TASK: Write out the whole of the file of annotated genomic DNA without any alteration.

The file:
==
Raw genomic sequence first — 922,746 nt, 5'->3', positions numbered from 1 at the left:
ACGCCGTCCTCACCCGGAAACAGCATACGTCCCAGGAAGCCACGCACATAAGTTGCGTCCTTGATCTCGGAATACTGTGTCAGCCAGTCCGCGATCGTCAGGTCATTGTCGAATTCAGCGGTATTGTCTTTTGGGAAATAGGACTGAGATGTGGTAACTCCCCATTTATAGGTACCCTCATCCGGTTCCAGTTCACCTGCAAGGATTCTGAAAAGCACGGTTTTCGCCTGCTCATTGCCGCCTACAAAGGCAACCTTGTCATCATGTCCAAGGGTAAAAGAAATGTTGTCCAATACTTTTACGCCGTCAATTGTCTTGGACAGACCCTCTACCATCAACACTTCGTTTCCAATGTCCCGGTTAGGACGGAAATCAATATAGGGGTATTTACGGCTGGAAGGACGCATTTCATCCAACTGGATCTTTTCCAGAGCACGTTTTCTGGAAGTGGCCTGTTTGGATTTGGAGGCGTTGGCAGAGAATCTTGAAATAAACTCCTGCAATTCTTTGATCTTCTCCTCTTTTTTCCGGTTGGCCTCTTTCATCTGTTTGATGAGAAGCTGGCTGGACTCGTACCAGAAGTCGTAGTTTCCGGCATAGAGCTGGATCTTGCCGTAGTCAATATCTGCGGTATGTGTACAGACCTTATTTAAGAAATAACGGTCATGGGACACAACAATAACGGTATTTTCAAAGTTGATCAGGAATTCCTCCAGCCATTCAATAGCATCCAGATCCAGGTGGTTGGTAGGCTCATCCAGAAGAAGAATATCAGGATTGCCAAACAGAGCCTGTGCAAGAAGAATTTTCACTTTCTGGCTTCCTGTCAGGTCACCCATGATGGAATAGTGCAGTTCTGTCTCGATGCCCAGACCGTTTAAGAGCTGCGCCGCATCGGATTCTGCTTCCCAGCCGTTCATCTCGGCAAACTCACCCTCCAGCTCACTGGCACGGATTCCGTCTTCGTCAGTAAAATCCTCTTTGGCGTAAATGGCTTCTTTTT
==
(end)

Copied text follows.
Raw genomic sequence first — 922,746 nt, 5'->3', positions numbered from 1 at the left:
ACGCCGTCCTCACCCGGAAACAGCATACGTCCCAGGAAGCCACGCACATAAGTTGCGTCCTTGATCTCGGAATACTGTGTCAGCCAGTCCGCGATCGTCAGGTCATTGTCGAATTCAGCGGTATTGTCTTTTGGGAAATAGGACTGAGATGTGGTAACTCCCCATTTATAGGTACCCTCATCCGGTTCCAGTTCACCTGCAAGGATTCTGAAAAGCACGGTTTTCGCCTGCTCATTGCCGCCTACAAAGGCAACCTTGTCATCATGTCCAAGGGTAAAAGAAATGTTGTCCAATACTTTTACGCCGTCAATTGTCTTGGACAGACCCTCTACCATCAACACTTCGTTTCCAATGTCCCGGTTAGGACGGAAATCAATATAGGGGTATTTACGGCTGGAAGGACGCATTTCATCCAACTGGATCTTTTCCAGAGCACGTTTTCTGGAAGTGGCCTGTTTGGATTTGGAGGCGTTGGCAGAGAATCTTGAAATAAACTCCTGCAATTCTTTGATCTTCTCCTCTTTTTTCCGGTTGGCCTCTTTCATCTGTTTGATGAGAAGCTGGCTGGACTCGTACCAGAAGTCGTAGTTTCCGGCATAGAGCTGGATCTTGCCGTAGTCAATATCTGCGGTATGTGTACAGACCTTATTTAAGAAATAACGGTCATGGGACACAACAATAACGGTATTTTCAAAGTTGATCAGGAATTCCTCCAGCCATTCAATAGCATCCAGATCCAGGTGGTTGGTAGGCTCATCCAGAAGAAGAATATCAGGATTGCCAAACAGAGCCTGTGCAAGAAGAATTTTCACTTTCTGGCTTCCTGTCAGGTCACCCATGATGGAATAGTGCAGTTCTGTCTCGATGCCCAGACCGTTTAAGAGCTGCGCCGCATCGGATTCTGCTTCCCAGCCGTTCATCTCGGCAAACTCACCCTCCAGCTCACTGGCACGGATTCCGTCTTCGTCAGTAAAATCCTCTTTGGCGTAAATGGCTTCTTTTT